# Solving exponential equations with x as the exponent

• Tyrion101
In summary, the confusion is about basic exponent rules and whether both sides of an equation must have the same level of exponent when reducing the base for solving. The answer is that the exponents do not have to be the same, but the bases must be the same. This rule applies when the base is not 1 or 0.
Tyrion101
My confusion comes from basic exponent rules and whether or not both sides of an equation have to have the same level of exponent, when you reduce the base for solving. If one side can have an exponent of 3, does the other side also have to be reduced to something that would also have an exponent of 3? 9^2 does equal 81, but is that wrong if the other side can be reduced to a 3rd power, and can't be for a 2nd? I hope I'm making sense.

Tyrion101 said:
My confusion comes from basic exponent rules and whether or not both sides of an equation have to have the same level of exponent, when you reduce the base for solving. If one side can have an exponent of 3, does the other side also have to be reduced to something that would also have an exponent of 3? 9^2 does equal 81, but is that wrong if the other side can be reduced to a 3rd power, and can't be for a 2nd? I hope I'm making sense.
The exponents don't have to be the same, but the bases have to be the same if you're using this idea: am = an ##\Rightarrow## m = n.

1 person
Ok I think I understand

Just to nit pick, that is true when a =\= 1 and a =\= 0.

1 person

I can understand your confusion with solving exponential equations. Exponents can be tricky, but there are certain rules that can help us solve them correctly.

Firstly, it is important to remember that when solving an exponential equation, the goal is to isolate the variable (in this case, x) on one side of the equation. In order to do this, we need to use the properties of exponents to manipulate the equation.

One of the properties of exponents is the power rule, which states that when you have an exponent raised to another exponent, you can multiply the exponents together. For example, (x^2)^3 can be simplified to x^6.

In your example, 9^2 does equal 81, but this does not mean that the other side of the equation also has to have an exponent of 2. The key is to make sure that the exponents on both sides of the equation are equal after simplifying.

For instance, if one side of the equation has an exponent of 3, you can reduce the other side to a 3rd power as well. This could involve using the power rule or other exponent properties, such as the product rule or quotient rule.

In summary, the important thing to remember is that both sides of the equation do not have to have the same level of exponent, but they should have equal exponents after simplifying. I hope this helps to clarify your confusion.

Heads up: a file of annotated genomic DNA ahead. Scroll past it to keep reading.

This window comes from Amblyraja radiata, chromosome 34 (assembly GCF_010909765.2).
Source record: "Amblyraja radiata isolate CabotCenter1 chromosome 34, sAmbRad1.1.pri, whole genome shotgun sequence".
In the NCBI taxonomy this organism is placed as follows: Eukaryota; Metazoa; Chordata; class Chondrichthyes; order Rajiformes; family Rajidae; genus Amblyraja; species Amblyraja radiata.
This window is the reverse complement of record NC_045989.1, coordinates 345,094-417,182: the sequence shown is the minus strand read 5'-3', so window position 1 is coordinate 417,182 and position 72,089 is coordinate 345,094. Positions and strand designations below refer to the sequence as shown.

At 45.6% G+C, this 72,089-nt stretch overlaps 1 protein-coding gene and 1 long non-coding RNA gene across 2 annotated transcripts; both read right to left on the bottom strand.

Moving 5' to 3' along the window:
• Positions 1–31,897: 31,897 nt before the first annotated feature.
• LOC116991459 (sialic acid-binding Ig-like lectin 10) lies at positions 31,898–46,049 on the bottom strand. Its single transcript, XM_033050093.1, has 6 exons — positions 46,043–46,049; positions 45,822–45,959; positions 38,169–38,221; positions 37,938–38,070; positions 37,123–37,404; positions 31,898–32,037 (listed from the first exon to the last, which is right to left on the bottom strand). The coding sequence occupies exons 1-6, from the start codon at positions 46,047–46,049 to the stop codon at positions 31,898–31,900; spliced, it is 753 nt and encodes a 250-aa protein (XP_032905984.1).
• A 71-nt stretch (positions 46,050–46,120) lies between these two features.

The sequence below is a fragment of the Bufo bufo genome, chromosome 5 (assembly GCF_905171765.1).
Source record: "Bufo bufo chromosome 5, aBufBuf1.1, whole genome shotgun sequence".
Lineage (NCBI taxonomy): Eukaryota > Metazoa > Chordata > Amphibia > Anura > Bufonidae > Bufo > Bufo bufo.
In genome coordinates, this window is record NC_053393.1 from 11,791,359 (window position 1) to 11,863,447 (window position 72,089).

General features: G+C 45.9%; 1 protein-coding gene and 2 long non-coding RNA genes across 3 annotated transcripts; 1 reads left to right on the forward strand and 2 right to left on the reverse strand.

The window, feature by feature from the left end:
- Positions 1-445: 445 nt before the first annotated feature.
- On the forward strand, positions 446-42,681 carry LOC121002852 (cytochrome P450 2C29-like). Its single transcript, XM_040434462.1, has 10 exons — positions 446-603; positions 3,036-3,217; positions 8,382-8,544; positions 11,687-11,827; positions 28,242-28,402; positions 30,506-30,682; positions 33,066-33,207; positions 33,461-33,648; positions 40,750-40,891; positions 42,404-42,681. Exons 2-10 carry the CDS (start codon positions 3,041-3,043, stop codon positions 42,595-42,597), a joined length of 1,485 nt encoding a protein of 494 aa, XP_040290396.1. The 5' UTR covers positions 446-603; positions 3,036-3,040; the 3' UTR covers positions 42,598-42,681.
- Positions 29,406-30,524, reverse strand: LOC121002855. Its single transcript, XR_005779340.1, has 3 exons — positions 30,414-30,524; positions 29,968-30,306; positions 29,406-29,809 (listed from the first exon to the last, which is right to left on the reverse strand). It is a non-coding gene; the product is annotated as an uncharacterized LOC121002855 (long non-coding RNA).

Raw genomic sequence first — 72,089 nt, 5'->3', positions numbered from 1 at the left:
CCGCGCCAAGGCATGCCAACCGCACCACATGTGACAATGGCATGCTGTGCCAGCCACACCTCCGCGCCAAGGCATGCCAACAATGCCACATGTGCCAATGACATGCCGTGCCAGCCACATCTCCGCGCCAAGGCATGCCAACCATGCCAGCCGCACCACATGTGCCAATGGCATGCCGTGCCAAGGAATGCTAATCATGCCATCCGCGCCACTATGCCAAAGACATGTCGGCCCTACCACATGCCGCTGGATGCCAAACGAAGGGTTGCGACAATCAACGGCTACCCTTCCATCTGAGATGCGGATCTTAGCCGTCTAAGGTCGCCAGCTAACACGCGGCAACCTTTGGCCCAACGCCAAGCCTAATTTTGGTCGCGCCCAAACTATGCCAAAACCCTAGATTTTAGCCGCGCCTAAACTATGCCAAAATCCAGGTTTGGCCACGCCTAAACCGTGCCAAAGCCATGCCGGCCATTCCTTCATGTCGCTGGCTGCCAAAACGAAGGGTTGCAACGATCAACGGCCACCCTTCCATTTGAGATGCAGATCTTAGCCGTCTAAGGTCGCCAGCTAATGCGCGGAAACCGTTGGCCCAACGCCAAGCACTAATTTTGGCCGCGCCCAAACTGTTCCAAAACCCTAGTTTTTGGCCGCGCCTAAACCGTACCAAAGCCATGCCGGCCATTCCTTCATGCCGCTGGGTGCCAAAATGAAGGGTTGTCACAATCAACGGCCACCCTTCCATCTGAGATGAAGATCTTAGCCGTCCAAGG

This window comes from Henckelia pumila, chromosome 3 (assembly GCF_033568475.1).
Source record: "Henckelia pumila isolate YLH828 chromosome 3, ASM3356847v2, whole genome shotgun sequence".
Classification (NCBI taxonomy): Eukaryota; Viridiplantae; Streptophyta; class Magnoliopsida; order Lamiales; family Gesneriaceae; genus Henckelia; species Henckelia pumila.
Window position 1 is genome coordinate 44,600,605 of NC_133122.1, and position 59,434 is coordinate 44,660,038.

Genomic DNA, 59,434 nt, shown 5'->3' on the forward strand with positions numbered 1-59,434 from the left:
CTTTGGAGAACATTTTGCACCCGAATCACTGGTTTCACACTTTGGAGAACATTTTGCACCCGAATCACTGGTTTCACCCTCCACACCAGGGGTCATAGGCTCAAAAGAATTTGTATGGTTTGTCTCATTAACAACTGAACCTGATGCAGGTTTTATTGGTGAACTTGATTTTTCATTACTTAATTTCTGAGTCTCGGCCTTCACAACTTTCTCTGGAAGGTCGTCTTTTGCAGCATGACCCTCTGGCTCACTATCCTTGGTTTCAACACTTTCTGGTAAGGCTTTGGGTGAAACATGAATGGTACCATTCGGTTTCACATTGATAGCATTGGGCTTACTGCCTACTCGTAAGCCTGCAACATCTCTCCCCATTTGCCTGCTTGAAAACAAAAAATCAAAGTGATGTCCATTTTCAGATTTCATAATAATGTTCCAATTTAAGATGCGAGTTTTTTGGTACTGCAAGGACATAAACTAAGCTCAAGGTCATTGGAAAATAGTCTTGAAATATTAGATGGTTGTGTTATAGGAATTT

## 1. What is an exponential equation?

An exponential equation is an equation in which the variable appears in the exponent. The general form of an exponential equation is y = abx, where a and b are constants and x is the variable.

## 2. How do I solve an exponential equation with x as the exponent?

To solve an exponential equation with x as the exponent, you can use logarithms. Take the logarithm of both sides of the equation and then use the power rule to bring the exponent down as a coefficient. From there, you can solve for x.

## 3. Can an exponential equation have more than one solution?

Yes, an exponential equation can have more than one solution. In fact, most exponential equations have an infinite number of solutions. This is because the variable is in the exponent and can take on a wide range of values.

## 4. Are there any special cases when solving exponential equations with x as the exponent?

Yes, there are two special cases when solving exponential equations with x as the exponent. The first is when the base is equal to 1, in which case the solution is any real number. The second is when the base is equal to 0, in which case there is no solution.

## 5. Can I use a calculator to solve exponential equations with x as the exponent?

Yes, you can use a calculator to solve exponential equations with x as the exponent. Most scientific calculators have a logarithm function that can help you solve these types of equations. However, it is important to understand the steps and principles behind solving exponential equations before relying on a calculator.

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